Mongolia is a land of horses and herdsmen and one of the last great, undisturbed wilderness areas on earth.
On the whole, within the city, the nomadic culture of the countryside mixes easily with the modern urban culture of Ulaanbaatar and the two often combine without fuss. This is best seen in Ulaanbaatar, where a Mongol teenager wearing a silk tunic, fur hat and long leather boots might jump off his horse (which is quickly ridden away by a friend since, according to recent law, animals are not allowed in the town centre), contact his mother by mobile phone to say he will be home late, and then spend the evening with his girlfriend, either shopping in a modern supermarket or dancing in one of the city’s new bars or discos.
What is clear is that the life of the Mongolian nomad is changing fast. On the steppes, there are more satellite phones than people and even more numerous trucks that have taken the place of horse-riding couriers, who in the days of the Mongol Empire covered vast distances at a gallop, bringing news to and from outlying regions. As more modern machinery enters a Mongolia that is beginning to abandon its ancient disciplines, one wonders what it will do to the countryside and its people. The slow and fast tracks of the ancient as well as the modern world have their individual and separate consequences.
What is clear is that the life of the Mongolian nomad is changing fast: on the steppes, there are more satellite phones than people and even more numerous trucks that have taken the place of horse-riding couriers.
Extreme concerns are that although Mongolia is open to the world of trade and tourism, the natural environmental and traditional livelihood of the nomads is likely to suffer, unless financial assistance for rural development, with stricter laws on planning, and other controls are put in place. This is particularly the case following the hard winters that in recent years have brought about overwhelming livestock losses alongside other socio-economic difficulties. Should this situation last, it could threaten the original identity of all Mongolians, particularly the truly pastoral nomads who embody Mongolia’s cultural heritage. The thought that they might face extinction is an irony because it was their heritage, with its openness and toughness, which helped to make the successful switch from a command economy to a market-orientated one.
Culture is born of history, language and ideas, and many other invisible strands that make up and characterise a distinct group of people like the Mongols. As the French writer Edgar Morin said: ‘Culture is made up of the totality of knowledge, skills, rules, standards, prohibitions, strategies, beliefs, ideas, values, and myths passed from generation to generation and reproduced in each individual, which control the existence of the society and maintain psychological and social complexity’.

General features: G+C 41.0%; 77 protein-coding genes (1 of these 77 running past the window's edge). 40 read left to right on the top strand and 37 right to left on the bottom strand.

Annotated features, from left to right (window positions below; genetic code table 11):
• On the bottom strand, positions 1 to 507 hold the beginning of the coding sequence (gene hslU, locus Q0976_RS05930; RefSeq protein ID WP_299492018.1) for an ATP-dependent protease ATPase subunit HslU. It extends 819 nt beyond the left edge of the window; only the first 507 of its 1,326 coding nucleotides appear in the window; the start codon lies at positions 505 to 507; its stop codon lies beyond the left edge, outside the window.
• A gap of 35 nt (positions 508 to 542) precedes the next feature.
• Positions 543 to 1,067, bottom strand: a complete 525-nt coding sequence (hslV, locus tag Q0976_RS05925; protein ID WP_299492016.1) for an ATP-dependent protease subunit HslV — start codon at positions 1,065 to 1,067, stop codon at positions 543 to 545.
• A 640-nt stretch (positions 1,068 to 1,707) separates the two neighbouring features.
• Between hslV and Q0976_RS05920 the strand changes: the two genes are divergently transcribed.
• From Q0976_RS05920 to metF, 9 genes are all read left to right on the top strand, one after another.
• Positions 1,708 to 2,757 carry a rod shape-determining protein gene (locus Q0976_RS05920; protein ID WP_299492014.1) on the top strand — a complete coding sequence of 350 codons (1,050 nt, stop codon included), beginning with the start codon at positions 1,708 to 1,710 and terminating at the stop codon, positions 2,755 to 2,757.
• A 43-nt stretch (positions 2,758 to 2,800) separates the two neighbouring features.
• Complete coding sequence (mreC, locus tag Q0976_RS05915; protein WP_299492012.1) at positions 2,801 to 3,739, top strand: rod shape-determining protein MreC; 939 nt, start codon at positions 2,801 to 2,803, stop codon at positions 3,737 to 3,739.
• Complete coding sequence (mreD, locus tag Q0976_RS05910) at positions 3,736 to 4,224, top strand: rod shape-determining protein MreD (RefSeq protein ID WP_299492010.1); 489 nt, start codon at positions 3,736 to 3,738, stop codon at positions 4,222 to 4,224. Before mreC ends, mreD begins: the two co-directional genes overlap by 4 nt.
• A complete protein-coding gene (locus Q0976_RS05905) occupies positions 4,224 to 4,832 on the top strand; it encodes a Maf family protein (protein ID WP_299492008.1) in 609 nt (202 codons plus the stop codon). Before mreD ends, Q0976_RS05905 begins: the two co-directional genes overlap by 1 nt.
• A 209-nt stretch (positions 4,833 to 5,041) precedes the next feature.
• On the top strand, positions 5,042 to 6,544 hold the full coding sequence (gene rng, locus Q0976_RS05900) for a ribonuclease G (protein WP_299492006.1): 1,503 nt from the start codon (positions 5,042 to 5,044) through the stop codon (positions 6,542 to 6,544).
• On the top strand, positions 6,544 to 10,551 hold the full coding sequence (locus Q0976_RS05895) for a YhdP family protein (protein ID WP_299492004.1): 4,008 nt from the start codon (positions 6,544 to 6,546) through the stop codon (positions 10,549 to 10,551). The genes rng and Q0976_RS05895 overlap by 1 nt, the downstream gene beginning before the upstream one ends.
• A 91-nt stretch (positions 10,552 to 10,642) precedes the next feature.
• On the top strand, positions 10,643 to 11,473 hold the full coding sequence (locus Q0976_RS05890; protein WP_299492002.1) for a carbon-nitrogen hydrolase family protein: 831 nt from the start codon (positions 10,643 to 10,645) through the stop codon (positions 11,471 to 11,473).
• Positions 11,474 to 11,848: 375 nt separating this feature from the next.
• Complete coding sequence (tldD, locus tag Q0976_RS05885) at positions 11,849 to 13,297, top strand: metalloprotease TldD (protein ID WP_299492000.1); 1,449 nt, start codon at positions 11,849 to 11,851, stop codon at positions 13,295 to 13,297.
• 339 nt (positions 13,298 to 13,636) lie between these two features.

The Mongolian national identity and culture is best seen in practice in the life and traditions surrounding the ger, the nomad’s home, and to a lesser extent in urban life through social customs and business practices. It is clearly present in religious celebrations, national festivals, sport, music, theatre and film. Deeply rooted in the natural environment, Mongolian culture has been moulded under the harshest of climates; the identity of these ancient tribal peoples has survived for hundreds of years within traditional nomadic practices. This is reinforced in a statement, attributed to Genghis Khan, that when the Mongol people lose contact with their nomadic lifestyle, they will lose their true identity.
The Mongolian national identity and culture is best seen in practice in the life and traditions surrounding the ger, the nomad’s home, and to a lesser extent in urban life through social customs and business practices.
Although the Mongols conquered vast territories from the saddle, it was impossible to rule these lands from the back of a horse. Instead Kublai Khan moved the Mongol capital from Karakorum in the heartland of the Mongolian steppes, to Beijing, in northeast China, from where he and his successors ruled the Mongol Empire during the Yuan dynasty (1271–1368), absorbing Chinese civilisation, although some say it is the other way around. In recent times, Mongolia has absorbed political and cultural influences from both of its big neighbours and has been ruled and further influenced by them with many consequences.
The Mongols are resourceful and resilient. During the Soviet period new opportunities were opened up to them through education in European history and culture. Despite some financial difficulties of the present and purges and revolutions of the past, Mongolians believe that their cultural heritage is to be cherished and kept alive. The isolation of Mongolia during the 20th century – geopolitically, culturally and in other ways – is over. The future looks less culturally isolated for Mongolia’s nomadic population as it becomes linked to the towns and settlements via new roads and mobile phones, which bring all Mongolians in line with the realities of global survival.